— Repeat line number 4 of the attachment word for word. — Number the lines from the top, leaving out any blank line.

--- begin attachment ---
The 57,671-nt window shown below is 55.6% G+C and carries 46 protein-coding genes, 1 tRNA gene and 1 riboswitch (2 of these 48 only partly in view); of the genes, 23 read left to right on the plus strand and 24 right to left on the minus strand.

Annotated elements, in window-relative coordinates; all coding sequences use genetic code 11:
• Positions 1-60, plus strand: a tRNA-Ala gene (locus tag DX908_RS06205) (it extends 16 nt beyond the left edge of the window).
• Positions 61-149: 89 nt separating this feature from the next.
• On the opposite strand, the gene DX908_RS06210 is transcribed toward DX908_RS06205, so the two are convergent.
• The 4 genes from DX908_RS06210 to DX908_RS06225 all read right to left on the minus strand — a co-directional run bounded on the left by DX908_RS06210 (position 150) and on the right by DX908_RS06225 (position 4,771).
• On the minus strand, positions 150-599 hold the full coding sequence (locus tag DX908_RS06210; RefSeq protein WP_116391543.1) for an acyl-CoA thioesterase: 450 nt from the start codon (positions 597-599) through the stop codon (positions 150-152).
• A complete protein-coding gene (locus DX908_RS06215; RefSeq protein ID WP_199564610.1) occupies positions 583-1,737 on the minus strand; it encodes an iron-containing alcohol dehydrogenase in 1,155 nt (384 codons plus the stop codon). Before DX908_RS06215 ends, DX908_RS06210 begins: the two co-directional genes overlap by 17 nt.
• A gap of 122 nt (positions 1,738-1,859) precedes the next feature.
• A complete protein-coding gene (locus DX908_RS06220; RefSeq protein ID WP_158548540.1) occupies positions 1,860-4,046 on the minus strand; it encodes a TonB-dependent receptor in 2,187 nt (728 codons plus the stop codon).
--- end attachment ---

• Positions 61-149: 89 nt separating this feature from the next.